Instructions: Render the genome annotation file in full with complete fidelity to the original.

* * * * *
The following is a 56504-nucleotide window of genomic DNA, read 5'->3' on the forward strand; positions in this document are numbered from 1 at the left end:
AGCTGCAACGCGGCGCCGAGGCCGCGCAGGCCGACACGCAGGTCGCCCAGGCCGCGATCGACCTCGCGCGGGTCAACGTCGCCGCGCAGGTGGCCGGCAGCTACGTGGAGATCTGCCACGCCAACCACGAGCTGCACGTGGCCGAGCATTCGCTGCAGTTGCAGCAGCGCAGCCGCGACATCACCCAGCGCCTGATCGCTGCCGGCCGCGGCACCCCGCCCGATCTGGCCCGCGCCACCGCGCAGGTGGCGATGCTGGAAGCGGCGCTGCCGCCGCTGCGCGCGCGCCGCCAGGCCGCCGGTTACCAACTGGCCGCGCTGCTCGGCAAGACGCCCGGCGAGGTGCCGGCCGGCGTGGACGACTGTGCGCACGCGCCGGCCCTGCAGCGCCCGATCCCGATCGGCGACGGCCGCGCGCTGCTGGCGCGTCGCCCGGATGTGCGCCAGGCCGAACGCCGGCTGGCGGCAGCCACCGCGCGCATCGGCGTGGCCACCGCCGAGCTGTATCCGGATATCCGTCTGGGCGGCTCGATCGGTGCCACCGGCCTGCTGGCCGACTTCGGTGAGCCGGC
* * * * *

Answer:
The following is a 56504-nucleotide window of genomic DNA, read 5'->3' on the forward strand; positions in this document are numbered from 1 at the left end:
AGCTGCAACGCGGCGCCGAGGCCGCGCAGGCCGACACGCAGGTCGCCCAGGCCGCGATCGACCTCGCGCGGGTCAACGTCGCCGCGCAGGTGGCCGGCAGCTACGTGGAGATCTGCCACGCCAACCACGAGCTGCACGTGGCCGAGCATTCGCTGCAGTTGCAGCAGCGCAGCCGCGACATCACCCAGCGCCTGATCGCTGCCGGCCGCGGCACCCCGCCCGATCTGGCCCGCGCCACCGCGCAGGTGGCGATGCTGGAAGCGGCGCTGCCGCCGCTGCGCGCGCGCCGCCAGGCCGCCGGTTACCAACTGGCCGCGCTGCTCGGCAAGACGCCCGGCGAGGTGCCGGCCGGCGTGGACGACTGTGCGCACGCGCCGGCCCTGCAGCGCCCGATCCCGATCGGCGACGGCCGCGCGCTGCTGGCGCGTCGCCCGGATGTGCGCCAGGCCGAACGCCGGCTGGCGGCAGCCACCGCGCGCATCGGCGTGGCCACCGCCGAGCTGTATCCGGATATCCGTCTGGGCGGCTCGATCGGTGCCACCGGCCTGCTGGCCGACTTCGGTGAGCCGGC